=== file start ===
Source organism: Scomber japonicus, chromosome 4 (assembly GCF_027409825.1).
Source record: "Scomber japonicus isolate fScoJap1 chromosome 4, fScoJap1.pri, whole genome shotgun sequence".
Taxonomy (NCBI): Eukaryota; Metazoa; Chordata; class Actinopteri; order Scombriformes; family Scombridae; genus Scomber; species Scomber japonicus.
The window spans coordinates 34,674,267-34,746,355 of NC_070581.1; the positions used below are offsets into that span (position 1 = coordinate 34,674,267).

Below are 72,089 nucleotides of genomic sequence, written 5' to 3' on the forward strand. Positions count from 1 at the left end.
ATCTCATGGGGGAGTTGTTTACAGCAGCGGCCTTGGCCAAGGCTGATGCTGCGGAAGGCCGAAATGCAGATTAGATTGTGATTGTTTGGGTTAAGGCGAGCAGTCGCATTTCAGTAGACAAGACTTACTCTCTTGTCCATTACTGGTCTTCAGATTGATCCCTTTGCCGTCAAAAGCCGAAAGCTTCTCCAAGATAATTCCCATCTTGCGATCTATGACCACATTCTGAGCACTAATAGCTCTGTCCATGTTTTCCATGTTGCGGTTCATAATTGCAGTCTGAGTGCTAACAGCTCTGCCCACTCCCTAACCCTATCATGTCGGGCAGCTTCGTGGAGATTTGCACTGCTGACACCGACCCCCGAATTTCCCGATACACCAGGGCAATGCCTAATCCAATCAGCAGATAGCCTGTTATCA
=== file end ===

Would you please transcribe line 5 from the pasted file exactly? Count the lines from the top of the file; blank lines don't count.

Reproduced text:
Below are 72,089 nucleotides of genomic sequence, written 5' to 3' on the forward strand. Positions count from 1 at the left end.